Next to St. Stephen`s Basilica, the Matthias Church - in the Buda part of the capital - is Budapests most famous church. The name was given in honour of King Matthias Corvinus, who was a famous defender of Hungary against Turkish invasions in the 15th century. His coat of arms-symbol - a raven - can be seen above a church gate.
At least three historic coronation ceremonies took place in this church: Karl I. of Anjou (1309), Franz Joseph I. (1867) and Karl IV (1916) were crowned here. The church dates back to the 13th century, but in each era, new architecture was added; the result is a mixture of romanic, gothic, renaissance, and baroque elements. Extensive neo-gothic-additions at the end of the 19th century concluded the building history.
Typical for the Matthias Church are extensive decorative interior paintings, often depicting historical or religious legends, the colourful tile roof, and the two towers of different height. It is possible to make a guided tour to the viewing platform of the tower, which is very worthwhile. Inquire for tickets and tour times at the kiosk opposite the church.
What I liked from this church were the colored tile roofs. They made me think of the Hotel Dieu in Beaune and the Stephansdom in Vienna. The location overlooking the Danube next to the Fisherman's Bastion is of course another asset of the St Matthias Church.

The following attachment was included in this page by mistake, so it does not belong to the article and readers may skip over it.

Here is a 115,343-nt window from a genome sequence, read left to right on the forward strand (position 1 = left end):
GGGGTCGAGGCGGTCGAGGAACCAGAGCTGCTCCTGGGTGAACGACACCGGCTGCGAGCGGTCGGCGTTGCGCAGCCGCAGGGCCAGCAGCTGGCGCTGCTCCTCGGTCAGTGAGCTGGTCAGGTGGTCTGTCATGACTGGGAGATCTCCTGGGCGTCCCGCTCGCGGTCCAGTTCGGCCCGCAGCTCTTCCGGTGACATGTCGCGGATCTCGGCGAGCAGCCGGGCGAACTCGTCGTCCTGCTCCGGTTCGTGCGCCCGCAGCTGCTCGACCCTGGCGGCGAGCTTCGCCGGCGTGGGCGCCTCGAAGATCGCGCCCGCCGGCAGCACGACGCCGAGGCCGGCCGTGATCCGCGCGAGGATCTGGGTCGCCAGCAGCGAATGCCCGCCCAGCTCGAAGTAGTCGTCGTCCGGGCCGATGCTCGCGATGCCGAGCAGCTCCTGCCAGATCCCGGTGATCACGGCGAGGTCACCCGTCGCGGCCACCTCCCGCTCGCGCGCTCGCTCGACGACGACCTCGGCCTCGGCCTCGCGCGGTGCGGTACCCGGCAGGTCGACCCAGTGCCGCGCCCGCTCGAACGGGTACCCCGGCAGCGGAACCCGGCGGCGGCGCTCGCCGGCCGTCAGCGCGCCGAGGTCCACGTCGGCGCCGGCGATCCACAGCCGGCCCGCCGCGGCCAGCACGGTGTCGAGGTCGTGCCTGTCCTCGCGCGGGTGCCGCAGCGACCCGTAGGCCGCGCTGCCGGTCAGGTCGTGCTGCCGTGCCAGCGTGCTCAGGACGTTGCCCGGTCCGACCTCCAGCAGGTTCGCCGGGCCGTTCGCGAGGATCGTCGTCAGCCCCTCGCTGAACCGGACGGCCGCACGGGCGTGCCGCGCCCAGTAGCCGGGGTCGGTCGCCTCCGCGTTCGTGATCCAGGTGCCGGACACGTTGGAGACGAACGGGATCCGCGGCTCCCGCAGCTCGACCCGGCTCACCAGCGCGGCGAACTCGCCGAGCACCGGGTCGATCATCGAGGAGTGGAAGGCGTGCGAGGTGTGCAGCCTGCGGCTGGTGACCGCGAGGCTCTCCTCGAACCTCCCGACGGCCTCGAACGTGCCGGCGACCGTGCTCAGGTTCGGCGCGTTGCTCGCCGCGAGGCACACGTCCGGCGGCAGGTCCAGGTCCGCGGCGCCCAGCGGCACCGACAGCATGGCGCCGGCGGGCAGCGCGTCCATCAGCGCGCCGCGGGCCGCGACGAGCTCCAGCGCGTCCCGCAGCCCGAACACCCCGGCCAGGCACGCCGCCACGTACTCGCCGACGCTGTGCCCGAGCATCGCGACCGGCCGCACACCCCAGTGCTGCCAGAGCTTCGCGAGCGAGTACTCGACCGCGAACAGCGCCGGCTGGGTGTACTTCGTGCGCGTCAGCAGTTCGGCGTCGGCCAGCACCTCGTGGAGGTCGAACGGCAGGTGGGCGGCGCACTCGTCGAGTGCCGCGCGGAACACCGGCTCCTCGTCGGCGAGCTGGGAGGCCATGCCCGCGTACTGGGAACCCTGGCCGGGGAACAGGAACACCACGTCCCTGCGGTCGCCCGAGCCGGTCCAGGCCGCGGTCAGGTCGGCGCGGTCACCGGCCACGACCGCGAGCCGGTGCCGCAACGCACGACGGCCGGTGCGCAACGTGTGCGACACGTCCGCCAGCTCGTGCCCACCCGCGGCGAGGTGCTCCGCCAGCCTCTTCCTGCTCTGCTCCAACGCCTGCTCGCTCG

Less nice are the fences, scaffolding and cranes from the renovation works. On my former visit in 2006 they were already hiding part of the façades and now in 2013 there were even more of them but the work of cleaning the stones has progressed. I have not been inside because of the queues and furthermore I do not like paying to enter a church.
The architectural aesthetics of the church and surroundings are somewhat spoiled by the contemporary facade of the Hilton Hotel overlooking the river next to the church (photo 4).
However at night all this part of Buda is nicely illuminated (photo 5).
As you can see from my picture a portion of the external part of the church was under renovation. The church is quite impressive and can be seen perched on top of Castle Hill in the "Old Town District". The church has a 700 year history and serves as a symbol of the city's rich and yet often tragic history.
The building regained much of its former glory in the 19th century during the great architectual boom. Frigyes Schulek was the architect responsible for much of the work which is visible today. Not only was the church restored to its original 13th century plan but a number of early original Gothic elements were uncovered. He also added some new motifs of his own such as the diamond pattern roof tiles and gargoyles laden spire.
I would recommend anyone paying a visit to this area to pay the nominal fee to view the interior of the church.
I thought the exterior of Matthias Church was outstanding - Well, the interior was even better!